Moir explains that “Jackson has a long-established track record of calling out iwi leaders for not being representative of all Māori”, and she reports that he is once again stating that tribal leaders are not so important for Labour’s decision-making. Jackson told her: “The iwi perspective is one perspective and it’s important, but it’s not the be-all and end-all.” Furthermore, Jackson says: “I don’t live my life around whether iwi leaders say yes or no – they don’t represent me in Auckland… We’re represented by urban authorities and people at the coal face, and we don’t live or die on what the iwi leaders say.”
This is quite a shift in orientation for Labour. Moir explains that Jackson is on board with Hipkins’ shift back towards more working class concerns, including for Māori: “while Three Waters and co-governance is important, he says it isn’t the driving issue for most Māori. That continues to be ‘bread and butter issues’ like housing, education, health, and the economy.”
As to what will happen with co-governance, Jackson is now emphasising that it doesn’t have to be as radical and significant as it’s become – for example, he says: “It’s where a Māori voice is required, and it doesn’t have to be a 50/50 representation”.
A working class focus means less co-governance for Labour
Hipkins himself talked about co-governance over the weekend, but has also started to position it much like the National Party does – as something that is appropriate in certain instances, but not necessary for everything that a government does. Hipkins’ favourite explanation of the merits of co-governance is in line with National leader Christopher Luxon – that it is appropriate for co-management of natural resources.
The tide appears to be turning against the use of parallel bi-cultural institutions and co-governance in the delivery of public services. Another Labour politician leading this charge is David Parker, who pushed back strongly late last year, saying that he had resisted the pressure to include co-governance elements in the new resource management reforms.
The Government’s apparent shift away from co-governance and the concerns of iwi elites is unlikely to cause much strife for Labour. Working class voters – regardless of whether they are Māori or pakeha – are more interested in whether Labour is successfully combating the cost of living crisis and delivering decent housing, education and healthcare.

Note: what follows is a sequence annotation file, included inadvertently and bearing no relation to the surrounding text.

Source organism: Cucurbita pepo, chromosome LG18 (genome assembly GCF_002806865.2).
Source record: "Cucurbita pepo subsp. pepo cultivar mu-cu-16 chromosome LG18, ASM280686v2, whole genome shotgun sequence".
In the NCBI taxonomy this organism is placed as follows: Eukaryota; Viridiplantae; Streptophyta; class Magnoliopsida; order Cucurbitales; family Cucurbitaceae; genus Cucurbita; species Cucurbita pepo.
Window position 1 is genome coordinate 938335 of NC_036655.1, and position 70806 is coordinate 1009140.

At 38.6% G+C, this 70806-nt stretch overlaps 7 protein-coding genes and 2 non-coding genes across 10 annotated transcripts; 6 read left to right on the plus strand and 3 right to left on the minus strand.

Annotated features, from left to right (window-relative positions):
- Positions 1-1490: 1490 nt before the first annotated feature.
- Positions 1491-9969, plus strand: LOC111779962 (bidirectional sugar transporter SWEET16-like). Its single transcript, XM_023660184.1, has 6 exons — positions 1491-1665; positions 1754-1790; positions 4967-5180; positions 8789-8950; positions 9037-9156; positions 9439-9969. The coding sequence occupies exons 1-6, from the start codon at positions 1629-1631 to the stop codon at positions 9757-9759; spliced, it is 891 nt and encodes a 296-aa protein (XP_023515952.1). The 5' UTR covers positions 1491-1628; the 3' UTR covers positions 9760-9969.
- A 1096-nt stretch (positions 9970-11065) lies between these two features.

It was interesting that during the Waitangi weekend there were no apparent protests against Labour’s looming cancellation or watering down of Three Waters co-governance.
Notably, however, there was one major Māori protest at Waitangi. It wasn’t about sovereignty, te Tiriti, or constitutional reform, but instead about the cost of living crisis. This is clearly where Labour will need to focus if it wants to win back working class Māori support.
Other items of interest and importance today
Jo Moir (Newsroom): Reframing co-governance: Jackson’s warning to Labour
Jayden Holmes (Today FM): ‘Ship has sailed’ – Willie Jackson on explaining co-governance to the public
Alexander Gillespie, Claire Breen and Valmaine Toki (The Conversation): Waitangi Day 2023: why Article 3 of the Treaty deserves more attention in the age of ‘co-governance’
Paul Spoonley (Herald): 183 years after the Treaty of Waitangi, let’s stop talking about racism and start addressing it
Don Brash: New Zealand is reaching a crisis point
Jamie Ensor (Newshub): Christopher Luxon defends not being at Waitangi on Waitangi Day, now calls NZ’s founding a ‘brave experiment’
Stuff: David Seymour steals the show at Waitangi, but most politicians need reo help
Karl du Fresne: What New Zealanders (that is to say, ordinary New Zealanders) think about the name Aotearoa
Kate Hawkesby (Newstalk ZB): People are choosing to ignore Waitangi Day because of petty point scoring
Peter de Graaf (Northern Advocate): Ngāpuhi’s Mere Mangu sparks controversy — again — by speaking during Waitangi welcome
Thomas Coughlan (Herald): David Seymour warns universal rights replaced by rights determined by race